I have many gay friends I love. I want them to have equal rights (marital rights, economic rights, decision making in health care rights). If I have some of my (gay) loved ones over, can I not bring them to my church? Would they feel welcomed? With such a statement on the books, I think we will intrinsically adopt a position of exclusion towards gays, and frankly, I believe Jesus would have loved them, too. Likewise with transsexuals. I realize many people subscribe to the belief that there are only two gendered options (male or female). If you believe in the idea that God didn’t make them that way, how do we explain mixed genitalia from birth? They’re called intersexuals, and as one might expect, they indicate in self-identification that they feel very torn about how to identify. In my teaching, I have a full week in class devoted towards not discriminating against transsexual/transgendered individuals. How can I be comfortable attending a church where I feel discrimination *could* be supported? I’m not positive that it *would* be, but it *could* be. Last, while I am firmly in favor of the rights of the unborn, I also support Roe v. Wade. I don’t think that the dichotomous position (pro-rights, pro-choice) are the only means to describe people (like myself) who really support life, and want to see people make alternatives to abortion, but yet also don’t want to revert to a culture where women (who don’t feel as I feel) are pursuing abortions in back alleys. Is the church taking a position that any woman who’s ever had an abortion cannot belong to the church? Cannot serve? Is there no consideration for circumstances? Is there no gray area?
Then there is how very much I have to GIVE to a church. I have a big heart for service. I admit I’m not a regular attender (err, anywhere), but I attribute that to working 50-60 hours a week, running a farm, homeschooling, and raising up toddlers. Sometimes Sunday morning rolls around and I’d rather take 15 minutes to give it up with Jesus in my personal (daily) Bible time and prayer journaling, and then cook a big breakfast for the family. And yet, I love to sign up to help with things! I can’t sing (regretfully) and I can’t work in the nursery (too much commitment), and I can’t run anything electronic (Luddite). But I can serve in many other ways! If I believe differently than these articles of faith indicate, am I to be discouraged from giving to God with my talents?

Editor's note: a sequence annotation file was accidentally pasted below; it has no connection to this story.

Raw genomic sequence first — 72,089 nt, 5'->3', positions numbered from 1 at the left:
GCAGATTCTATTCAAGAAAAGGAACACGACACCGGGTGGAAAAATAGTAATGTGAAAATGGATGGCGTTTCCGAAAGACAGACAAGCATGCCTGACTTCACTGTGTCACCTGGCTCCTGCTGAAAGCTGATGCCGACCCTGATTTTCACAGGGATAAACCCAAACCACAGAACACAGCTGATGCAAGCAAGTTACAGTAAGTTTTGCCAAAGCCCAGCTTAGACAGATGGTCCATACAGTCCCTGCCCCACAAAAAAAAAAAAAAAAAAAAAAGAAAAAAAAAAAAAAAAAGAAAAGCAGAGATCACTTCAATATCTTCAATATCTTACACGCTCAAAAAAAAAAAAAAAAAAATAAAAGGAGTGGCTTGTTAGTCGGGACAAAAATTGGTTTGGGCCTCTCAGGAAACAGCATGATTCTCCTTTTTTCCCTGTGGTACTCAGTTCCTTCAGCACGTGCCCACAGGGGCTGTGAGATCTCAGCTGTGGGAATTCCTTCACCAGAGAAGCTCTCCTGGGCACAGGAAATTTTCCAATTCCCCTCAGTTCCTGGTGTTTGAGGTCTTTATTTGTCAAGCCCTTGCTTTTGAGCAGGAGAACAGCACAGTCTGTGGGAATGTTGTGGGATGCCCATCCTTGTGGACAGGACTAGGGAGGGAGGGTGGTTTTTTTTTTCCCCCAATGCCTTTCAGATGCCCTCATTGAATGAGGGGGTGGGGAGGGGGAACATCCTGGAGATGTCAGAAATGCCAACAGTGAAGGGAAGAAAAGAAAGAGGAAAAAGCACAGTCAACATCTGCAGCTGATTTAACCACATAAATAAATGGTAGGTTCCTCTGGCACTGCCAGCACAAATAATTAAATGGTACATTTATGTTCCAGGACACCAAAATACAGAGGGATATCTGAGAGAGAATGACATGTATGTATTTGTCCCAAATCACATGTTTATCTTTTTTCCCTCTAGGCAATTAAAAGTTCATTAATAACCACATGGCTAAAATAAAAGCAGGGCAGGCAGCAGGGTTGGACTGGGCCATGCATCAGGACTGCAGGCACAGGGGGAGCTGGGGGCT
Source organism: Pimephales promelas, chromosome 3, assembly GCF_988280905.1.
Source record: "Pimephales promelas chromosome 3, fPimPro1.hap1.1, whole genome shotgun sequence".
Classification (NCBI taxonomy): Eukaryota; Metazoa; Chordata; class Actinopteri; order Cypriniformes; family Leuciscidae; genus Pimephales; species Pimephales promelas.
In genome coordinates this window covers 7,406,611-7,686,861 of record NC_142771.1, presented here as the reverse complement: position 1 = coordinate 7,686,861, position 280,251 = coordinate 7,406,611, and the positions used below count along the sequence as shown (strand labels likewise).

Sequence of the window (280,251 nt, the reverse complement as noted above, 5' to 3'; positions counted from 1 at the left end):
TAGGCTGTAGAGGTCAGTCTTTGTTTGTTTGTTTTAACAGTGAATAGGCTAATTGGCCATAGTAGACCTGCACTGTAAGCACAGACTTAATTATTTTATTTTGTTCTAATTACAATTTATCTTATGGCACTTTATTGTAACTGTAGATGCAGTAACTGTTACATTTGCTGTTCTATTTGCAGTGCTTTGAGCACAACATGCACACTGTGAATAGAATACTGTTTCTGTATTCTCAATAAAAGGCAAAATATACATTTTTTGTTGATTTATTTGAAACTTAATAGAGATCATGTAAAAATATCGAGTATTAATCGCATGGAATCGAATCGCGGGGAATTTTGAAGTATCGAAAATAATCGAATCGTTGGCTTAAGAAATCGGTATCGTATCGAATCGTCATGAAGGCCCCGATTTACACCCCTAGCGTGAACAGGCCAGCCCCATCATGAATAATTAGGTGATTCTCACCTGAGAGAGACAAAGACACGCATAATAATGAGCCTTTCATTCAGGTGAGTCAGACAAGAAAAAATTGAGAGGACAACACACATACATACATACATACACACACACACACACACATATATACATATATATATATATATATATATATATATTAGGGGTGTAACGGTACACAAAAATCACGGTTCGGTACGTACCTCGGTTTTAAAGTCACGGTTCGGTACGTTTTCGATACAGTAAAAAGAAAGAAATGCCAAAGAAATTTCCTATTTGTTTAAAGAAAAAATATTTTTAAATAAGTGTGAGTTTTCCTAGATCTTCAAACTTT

I’m in a bit of a pickle. I’ve been praying for wisdom and discernment about withdrawing from my beloved church home altogether, but I’m not there yet. I’ve tried out a couple other churches, and while they’re seemingly good places, I’ve yet to do my “Pastor talks” (where I sit down with the pastor to get a feel for church doctrine). I really wanted to raise Miles and Ruthie up in this church, which I have considered my church home for 6 years. Conversely, I don’t want to be a hypocrite about my ideological positions.
I can’t convince myself I’m the only person who loves Jesus but seeks middle ground politically. I’m sure I’ve got contemporaries out there, but I’m floundering a bit now in finding them (especially here in rural mid-Missouri). I also don’t want to bring on a “poor me” party, because I’ve got many lovely friends (many from my church) who love Jesus, know my ideologies, and love me despite them (since they don’t share them). I’m very fortunate in that regard. It might be that, even in this church, there are more there who feel as I do, but perhaps just aren’t as vocal as I am.
With a positive spin to conclude, I’m grateful to live in a country where I’m able to worship as I want, vote as I want, support whatever political causes I choose without fear of retaliation or threat to my person. So, there is that.
Lisa, you are loved by many, and I would hate to see you pull away. I also feel your inner turmoil in these situations. Combining church and state will be affecting many, I agree. Will talk to you soon since I’d like to share more on this matter. 🙂
Thank you, Therese!